Normally when I vault, I can see everything very clearly. I can remember the whole jump very clearly. And [last winter] if I took a jump, a lot of times I would just run through because I couldn’t react fast enough to jump into it coming in with more speed.

But when I did jump a lot of times I couldn’t remember what I had seen in the jump into the swing and into clearing the bar. I could remember how it felt, but I couldn’t see it in my brain, if that makes any sense.

It was a very unsettling feeling because it felt like I had a bad mental block, but I had been through a mental block earlier in my career and knew all the things to get out of that. The way I got out of it in the past was just telling my body what to do and as I’m coming in just focusing on my cues. But my brain just wasn’t cooperating. My mind and body were just not in sync — a very, very unsettling feeling.

T&FN: Did you break out of it gradually or did a switch suddenly flip, so to speak?

Nageotte: There wasn’t this click moment. It just took time and it took patience. It was months. I didn’t start to really feel better on the runway until April and I had been sick in December.

I remember I did that [late January] Arkansas meet during the indoor season, and I only jumped from short approach, but as I was coming into the takeoff, I was like screaming at myself in my head to jump like I’ve never had to do before, and sometimes I would stumble out of the back.

That meet was exactly what I needed, though, because I was able to jump in and prove to myself, “OK, it’s still in you somewhere,” but it was just very challenging.

T&FN: How did that affect you emotionally?

Nageotte: Not well. I don’t handle bad practices well. So having just months of that was not fun. And my poor family and my poor boyfriend [Hugo Moon, a rowing coach based in the Sunshine State] just had to listen to me cry.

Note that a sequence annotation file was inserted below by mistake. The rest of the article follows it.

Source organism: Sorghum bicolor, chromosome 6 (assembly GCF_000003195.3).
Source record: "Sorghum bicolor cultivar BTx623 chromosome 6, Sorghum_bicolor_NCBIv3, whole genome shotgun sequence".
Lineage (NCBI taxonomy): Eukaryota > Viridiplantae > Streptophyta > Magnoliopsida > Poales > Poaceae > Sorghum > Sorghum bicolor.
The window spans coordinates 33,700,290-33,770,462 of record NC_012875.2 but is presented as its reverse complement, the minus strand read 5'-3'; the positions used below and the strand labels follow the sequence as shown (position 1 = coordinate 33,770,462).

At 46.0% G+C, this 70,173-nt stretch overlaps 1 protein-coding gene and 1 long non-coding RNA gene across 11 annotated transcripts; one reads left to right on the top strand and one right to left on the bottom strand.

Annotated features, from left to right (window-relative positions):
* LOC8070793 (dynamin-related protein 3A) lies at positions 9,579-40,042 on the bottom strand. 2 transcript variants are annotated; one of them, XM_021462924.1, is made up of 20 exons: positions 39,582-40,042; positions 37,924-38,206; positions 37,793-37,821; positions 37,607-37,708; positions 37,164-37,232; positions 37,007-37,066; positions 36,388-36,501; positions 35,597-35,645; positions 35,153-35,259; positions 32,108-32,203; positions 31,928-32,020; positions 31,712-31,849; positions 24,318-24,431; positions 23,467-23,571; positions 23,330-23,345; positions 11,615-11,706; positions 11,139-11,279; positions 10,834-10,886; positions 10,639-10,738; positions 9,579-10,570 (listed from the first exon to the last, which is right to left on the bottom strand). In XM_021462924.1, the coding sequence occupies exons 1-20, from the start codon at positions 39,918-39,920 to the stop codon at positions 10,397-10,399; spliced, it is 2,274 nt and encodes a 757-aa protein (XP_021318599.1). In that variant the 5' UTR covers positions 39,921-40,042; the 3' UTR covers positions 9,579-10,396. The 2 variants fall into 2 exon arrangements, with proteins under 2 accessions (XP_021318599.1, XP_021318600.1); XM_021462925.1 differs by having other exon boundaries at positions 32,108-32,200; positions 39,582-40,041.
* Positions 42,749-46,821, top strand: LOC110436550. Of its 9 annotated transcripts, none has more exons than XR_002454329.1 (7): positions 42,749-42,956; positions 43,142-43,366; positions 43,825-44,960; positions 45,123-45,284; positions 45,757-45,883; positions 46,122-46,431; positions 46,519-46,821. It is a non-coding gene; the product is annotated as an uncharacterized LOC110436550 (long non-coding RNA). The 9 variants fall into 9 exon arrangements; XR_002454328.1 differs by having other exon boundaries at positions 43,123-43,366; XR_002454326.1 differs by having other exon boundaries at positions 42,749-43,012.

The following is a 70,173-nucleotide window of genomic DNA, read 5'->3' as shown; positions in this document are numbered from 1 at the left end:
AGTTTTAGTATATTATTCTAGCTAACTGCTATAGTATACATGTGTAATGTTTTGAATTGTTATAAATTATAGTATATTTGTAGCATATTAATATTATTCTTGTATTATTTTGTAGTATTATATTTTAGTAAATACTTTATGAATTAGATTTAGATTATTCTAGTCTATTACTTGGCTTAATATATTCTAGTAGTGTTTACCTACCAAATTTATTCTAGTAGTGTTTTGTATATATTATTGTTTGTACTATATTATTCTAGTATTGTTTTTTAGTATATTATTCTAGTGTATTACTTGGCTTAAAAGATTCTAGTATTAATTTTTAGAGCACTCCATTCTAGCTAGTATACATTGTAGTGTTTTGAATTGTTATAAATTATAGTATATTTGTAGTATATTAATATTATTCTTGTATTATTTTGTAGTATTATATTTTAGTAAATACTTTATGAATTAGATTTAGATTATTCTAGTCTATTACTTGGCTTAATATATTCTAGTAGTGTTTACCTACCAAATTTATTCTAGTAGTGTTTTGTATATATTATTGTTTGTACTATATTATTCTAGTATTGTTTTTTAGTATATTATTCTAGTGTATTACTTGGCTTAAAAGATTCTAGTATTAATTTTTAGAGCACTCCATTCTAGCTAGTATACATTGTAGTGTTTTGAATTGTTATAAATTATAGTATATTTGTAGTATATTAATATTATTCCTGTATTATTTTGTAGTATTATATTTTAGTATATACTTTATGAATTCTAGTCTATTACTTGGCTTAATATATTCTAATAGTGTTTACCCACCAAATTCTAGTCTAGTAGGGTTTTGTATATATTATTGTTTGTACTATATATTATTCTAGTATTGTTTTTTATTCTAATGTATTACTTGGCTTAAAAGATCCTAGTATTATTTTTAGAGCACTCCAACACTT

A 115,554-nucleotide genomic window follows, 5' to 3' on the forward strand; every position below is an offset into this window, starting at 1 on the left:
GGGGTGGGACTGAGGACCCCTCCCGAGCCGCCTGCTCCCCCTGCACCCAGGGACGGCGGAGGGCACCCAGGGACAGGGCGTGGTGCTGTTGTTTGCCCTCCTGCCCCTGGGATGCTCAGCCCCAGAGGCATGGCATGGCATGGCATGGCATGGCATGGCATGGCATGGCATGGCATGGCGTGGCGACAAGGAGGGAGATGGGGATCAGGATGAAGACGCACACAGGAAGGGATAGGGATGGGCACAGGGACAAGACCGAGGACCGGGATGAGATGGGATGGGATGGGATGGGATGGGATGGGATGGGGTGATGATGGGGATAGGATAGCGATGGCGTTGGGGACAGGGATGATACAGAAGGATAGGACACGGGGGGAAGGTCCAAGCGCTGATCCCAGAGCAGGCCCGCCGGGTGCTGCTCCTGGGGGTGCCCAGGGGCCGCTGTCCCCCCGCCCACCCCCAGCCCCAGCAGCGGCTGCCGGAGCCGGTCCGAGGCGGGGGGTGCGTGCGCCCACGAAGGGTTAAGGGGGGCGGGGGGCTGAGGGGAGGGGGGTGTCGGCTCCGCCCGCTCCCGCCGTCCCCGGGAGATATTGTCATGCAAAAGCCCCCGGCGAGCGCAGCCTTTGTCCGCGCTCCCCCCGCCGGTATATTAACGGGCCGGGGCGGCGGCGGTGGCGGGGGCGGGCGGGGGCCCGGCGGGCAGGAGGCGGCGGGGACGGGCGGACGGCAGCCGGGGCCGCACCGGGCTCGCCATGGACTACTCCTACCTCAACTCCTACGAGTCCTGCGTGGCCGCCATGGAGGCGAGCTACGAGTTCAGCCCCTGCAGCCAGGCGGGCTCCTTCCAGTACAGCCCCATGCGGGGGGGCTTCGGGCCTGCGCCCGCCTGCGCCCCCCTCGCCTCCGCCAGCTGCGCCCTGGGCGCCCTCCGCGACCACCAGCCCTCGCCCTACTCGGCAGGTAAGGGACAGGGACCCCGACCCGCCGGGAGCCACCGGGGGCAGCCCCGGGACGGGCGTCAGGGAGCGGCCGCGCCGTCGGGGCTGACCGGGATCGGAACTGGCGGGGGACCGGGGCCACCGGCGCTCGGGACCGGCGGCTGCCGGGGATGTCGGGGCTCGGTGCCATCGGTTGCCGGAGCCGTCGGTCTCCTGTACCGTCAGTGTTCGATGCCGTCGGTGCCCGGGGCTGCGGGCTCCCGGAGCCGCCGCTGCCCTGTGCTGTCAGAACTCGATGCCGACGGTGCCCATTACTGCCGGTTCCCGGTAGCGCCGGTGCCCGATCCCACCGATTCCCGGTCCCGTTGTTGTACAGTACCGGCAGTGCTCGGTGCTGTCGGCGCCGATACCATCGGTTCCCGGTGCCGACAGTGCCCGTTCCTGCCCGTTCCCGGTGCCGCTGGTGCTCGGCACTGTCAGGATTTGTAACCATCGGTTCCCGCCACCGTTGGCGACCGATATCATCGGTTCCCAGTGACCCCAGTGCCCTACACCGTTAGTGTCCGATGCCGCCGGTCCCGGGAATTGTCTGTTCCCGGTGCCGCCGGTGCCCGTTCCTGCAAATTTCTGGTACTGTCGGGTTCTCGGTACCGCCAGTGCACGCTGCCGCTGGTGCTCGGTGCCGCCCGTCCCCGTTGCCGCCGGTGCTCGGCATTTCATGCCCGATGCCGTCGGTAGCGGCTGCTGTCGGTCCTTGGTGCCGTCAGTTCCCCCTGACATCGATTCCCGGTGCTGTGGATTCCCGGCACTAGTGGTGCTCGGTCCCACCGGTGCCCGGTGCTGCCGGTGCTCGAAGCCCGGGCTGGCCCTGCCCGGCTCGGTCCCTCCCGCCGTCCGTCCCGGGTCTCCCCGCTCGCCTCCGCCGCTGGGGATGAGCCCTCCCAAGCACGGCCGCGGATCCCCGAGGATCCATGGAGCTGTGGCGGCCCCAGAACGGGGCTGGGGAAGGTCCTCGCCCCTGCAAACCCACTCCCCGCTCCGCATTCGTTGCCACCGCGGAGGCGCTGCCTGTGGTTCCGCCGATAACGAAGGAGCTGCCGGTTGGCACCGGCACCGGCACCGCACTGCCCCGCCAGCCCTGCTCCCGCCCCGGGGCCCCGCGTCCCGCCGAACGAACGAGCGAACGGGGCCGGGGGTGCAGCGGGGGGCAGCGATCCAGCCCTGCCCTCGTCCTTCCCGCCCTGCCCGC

I talked about, ‘I don’t know if I can do this after this year.’ I knew I wouldn’t quit in an Olympic year; that just wasn’t going to happen. But I was like, “If it continues to feel like this, I can’t keep coming in and leaving feeling this defeated every day, I just can’t do it.”

So, it was a process and Brad was as patient as he could be — because from an outside perspective, my numbers in the weightroom were great, my speed on the runway was good. I was on bigger poles than I had ever been.

So physically, just him looking at it from an outside perspective, it all looked fine. He was trying his best to be patient with it, but he was obviously frustrated with me and for me. He was like, “Just trust it.”

I was like, “It’s not about trusting it. It’s just I can’t.”

So, yeah, it was a really rough few months, to say the least, that I definitely downplayed on social media. I talked about it a bit but I don’t think people realized how bad it was for those few months — so many nights I was just crying myself to sleep because it’s a big year. I just felt like I finally figured it out coming off of 2020, having a personal best [16-2½/4.92] in such a crazy year. It was very frustrating to say the least.

T&FN: At the American Track League meet in Marietta two weeks before the Trials the vault was held indoors. You PRed at 16-2½ [4.94], and then you took three shots at 16-6½ [5.04], which would have broken Jenn Suhr’s American Indoor Record by half an inch and made you the all-time highest-flying U.S. vaulter.

You posted video of one attempt that was very close.

Nageotte: I did. I don’t remember what happened on one of those attempts, but I know two of them were close. One in particular was pretty good. I was over it. I just nicked it on the backside. So I’m very excited for the season this year.

T&FN: When you broke Suhr’s Olympic Trials meet record by an inch that sent a message Tokyo might be a very special meet for you. You marched through to win with no misses at 15-9 [4.80] and got over that OT Record on your second try — on a 100-degree-plus day that was still a scorcher when your evening comp began.

Nageotte: Yeah. I don’t do well in the heat. Everyone, my training partners all know that. So when it’s sunny and really hot like that I don’t do well. I felt honestly pretty nauseous through a lot of it. I just felt kind of out of body for the majority of the meet.

I will say up until that 4.95 [16-2¾] jump, it was not my best technical meet. I felt like the nerves just really were kind of getting to me. But all the work that we had put in and the way that Brad taught me to focus as I’m coming down the runway really did help keep a lot of that out.

But when you have that much adrenaline running through your body, it’s hard for me to execute really well. So, yeah, it was exactly what it needed to be. That jump at 95 was great. I’m thrilled with how the day ended up, but I knew going in that the heat wasn’t going to be in my favor. So my warmups were very short.